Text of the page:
Incumbent Republican Rep. Mitch Holmes is looking for long-term solutions as he prepares to start his fourth term as the representative from the 114th District that includes Pratt County.


Incumbent Republican Rep. Mitch Holmes is looking for long-term solutions as he prepares to start his fourth term as the representative from the 114th District that includes Pratt County.

Unlike other candidates this election, Holmes ran unopposed in the primary and has no opponent in the general election. He hasn’t let that fact decrease his desire to take action when he gets back to Topeka in January.

He anticipates the election of Republican Candidate Sam Brownback as governor and is anxious to work with a Republican governor.

“I want to work with a governor that’s on the same side,” Holmes said.

Among the long-term solutions is a comprehensive education-funding plan similar to the comprehensive highway plan. He favors a comprehensive plan instead of an annual debate.

“I want to see something like that. I want to know where we’re going rather than just take it as it comes,” Holmes said. “I want to see sustainable education in declining population areas that doesn’t result in outright consolidation.”

In 2006, the legislature tried to change the funding formula and instituted a three-year-plan that would hurt small rural schools because they wouldn’t qualify for high-density poverty weighting. Holmes spoke against the bill and swayed 15 legislators to vote against the bill and stopped it.

He also wants to see an Environmental Protection Agency resolution on the farm dust issue that doesn’t hurt framers.

“That’s just not good for us.” Holmes said. “It’s a non-problem but they want us to chase it do. They want us to all become vegetarians.”

Another long-term solution is needed for sediment filling up the state reservoirs. He wants to see sediment traps built on new reservoirs that would prevent sediment from filling reservoirs over a period of 50-year time frame.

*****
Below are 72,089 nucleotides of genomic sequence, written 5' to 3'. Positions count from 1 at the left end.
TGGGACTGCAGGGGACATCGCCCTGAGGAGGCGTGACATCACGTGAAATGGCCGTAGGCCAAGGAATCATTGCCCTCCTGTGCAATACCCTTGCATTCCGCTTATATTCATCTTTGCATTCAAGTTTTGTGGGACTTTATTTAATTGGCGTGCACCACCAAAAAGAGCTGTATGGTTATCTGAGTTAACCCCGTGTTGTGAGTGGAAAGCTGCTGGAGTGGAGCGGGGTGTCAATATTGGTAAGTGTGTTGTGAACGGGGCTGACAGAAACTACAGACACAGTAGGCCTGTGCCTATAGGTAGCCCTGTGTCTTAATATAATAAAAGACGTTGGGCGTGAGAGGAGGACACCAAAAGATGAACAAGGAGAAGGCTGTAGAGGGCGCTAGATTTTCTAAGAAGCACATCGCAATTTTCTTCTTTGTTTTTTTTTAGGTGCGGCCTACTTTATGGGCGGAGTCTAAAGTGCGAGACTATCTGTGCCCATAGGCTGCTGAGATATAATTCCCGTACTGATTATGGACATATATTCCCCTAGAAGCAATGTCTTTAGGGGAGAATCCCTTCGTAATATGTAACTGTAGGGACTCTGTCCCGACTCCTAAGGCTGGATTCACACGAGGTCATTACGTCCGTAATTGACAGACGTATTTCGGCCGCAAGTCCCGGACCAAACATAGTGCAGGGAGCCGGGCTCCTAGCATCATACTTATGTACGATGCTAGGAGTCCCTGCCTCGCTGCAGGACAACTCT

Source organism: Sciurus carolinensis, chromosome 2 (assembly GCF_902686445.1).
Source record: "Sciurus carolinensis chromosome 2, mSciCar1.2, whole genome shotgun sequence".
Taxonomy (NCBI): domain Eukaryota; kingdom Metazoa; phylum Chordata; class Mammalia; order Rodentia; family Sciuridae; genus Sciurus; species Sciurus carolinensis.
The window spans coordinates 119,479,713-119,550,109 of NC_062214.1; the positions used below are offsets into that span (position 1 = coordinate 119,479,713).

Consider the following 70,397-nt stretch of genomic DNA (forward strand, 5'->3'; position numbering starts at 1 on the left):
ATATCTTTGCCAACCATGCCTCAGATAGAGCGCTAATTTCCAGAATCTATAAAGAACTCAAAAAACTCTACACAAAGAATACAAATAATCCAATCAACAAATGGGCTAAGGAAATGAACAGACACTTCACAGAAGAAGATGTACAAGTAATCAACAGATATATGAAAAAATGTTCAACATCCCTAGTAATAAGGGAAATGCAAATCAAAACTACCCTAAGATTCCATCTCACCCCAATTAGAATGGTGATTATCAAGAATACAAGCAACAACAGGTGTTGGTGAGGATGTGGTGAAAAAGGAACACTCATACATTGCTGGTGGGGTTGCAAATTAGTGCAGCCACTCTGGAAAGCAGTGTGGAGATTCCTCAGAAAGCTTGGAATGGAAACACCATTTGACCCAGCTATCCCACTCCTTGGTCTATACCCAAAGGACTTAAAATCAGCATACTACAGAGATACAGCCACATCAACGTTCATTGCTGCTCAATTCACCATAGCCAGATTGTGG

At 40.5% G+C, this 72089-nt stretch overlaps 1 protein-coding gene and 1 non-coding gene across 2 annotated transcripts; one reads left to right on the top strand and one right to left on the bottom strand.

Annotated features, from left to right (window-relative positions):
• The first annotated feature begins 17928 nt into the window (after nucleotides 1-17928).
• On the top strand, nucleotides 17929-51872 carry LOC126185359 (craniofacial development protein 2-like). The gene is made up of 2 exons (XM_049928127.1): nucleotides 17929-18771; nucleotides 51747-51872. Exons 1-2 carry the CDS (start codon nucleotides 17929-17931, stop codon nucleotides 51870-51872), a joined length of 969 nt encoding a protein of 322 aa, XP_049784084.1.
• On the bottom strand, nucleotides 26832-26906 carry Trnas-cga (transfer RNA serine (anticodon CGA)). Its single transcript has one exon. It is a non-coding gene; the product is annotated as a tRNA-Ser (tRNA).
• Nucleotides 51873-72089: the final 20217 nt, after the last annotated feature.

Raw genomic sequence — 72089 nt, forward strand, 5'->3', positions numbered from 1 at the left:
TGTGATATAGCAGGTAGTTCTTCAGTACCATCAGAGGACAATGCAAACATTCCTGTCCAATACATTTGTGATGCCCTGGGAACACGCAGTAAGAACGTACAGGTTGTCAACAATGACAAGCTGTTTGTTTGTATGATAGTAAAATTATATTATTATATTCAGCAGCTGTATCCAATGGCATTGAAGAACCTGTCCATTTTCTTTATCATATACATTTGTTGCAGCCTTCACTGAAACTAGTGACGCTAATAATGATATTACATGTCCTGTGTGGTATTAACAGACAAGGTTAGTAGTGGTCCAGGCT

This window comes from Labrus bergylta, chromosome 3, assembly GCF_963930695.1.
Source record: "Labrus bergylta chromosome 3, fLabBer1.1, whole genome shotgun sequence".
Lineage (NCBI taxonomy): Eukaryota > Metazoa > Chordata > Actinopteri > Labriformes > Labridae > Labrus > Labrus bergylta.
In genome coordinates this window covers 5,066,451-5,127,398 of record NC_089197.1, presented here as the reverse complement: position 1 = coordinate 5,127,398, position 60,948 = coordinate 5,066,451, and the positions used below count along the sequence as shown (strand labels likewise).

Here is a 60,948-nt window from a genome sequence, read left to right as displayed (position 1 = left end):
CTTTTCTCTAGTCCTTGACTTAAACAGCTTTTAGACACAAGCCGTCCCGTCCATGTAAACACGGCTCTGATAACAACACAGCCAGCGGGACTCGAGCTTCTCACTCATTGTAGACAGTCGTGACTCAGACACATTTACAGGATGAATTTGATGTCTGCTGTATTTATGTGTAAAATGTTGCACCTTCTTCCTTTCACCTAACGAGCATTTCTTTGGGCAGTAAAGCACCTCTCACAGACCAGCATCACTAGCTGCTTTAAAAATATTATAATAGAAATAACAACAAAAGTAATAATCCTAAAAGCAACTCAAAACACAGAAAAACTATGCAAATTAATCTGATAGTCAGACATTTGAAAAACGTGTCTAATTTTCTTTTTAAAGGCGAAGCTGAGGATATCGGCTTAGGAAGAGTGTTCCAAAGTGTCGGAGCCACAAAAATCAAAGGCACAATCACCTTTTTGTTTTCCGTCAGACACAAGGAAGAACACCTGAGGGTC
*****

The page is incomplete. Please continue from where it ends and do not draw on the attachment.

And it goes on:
The infrastructure of cities depends on those reservoirs and something has to be done about the sediment accumulation now.

“If we don’t address this now it’s really going to hurt us in the next 10 years,” Holmes said.

A change in the method Kansas Supreme Court justices are selected is also needed. Currently, when a position is open on the court, the governor gets a list of three candidates from the Kansas Bar Association and the governor has to choose from those three.

Holmes would like the governor to have the option to decline all three if necessary and be presented with another group of three candidates.

During his six years as a legislator Holmes has introduced legislation that closed a loophole that let juveniles walk free if they are over 18 and commit a felony while in the juvenile facility.

He also got the rights of sex predators at Larned redefined so they can no longer use phones and the mail to contact their victims. Sex predators were categorized as mental patients and they could use the phone and mail.

During his six years in the Legislature, Holmes has been an avid supporter for the development of bio diesel and wing generation. He favors the addition of another coal-fired generator at the Holcomb facility.

Finances will continue to be a challenge for the state. He doesn’t see a rapid turn around in the economy and expects another couple of years at least for tight budgets.

Perhaps the biggest issue facing Kansas’s legislature in 2011 is reapportionment. Holmes expects western districts to get bigger and eastern districts to get small as the state population growth continues to shift to the eastern part of the state.

“There’s going to be some movement but I don’t know what to expect,” Holmes said.

Holmes grew up in Hesston and graduated from Hesston High School, graduated from Hutchinson Community College and received a degree in human resource management from Friends University in Wichita. He earned a postgraduate degree in computer programming from DePaul University in Chicago.

He was active duty reserve in the Navy and spent four years in the Kansas Air National Guard.

He lives on a farm and has been married to Michelle for 25 years. They have five children, four girls and one boy, ages 5 to 19.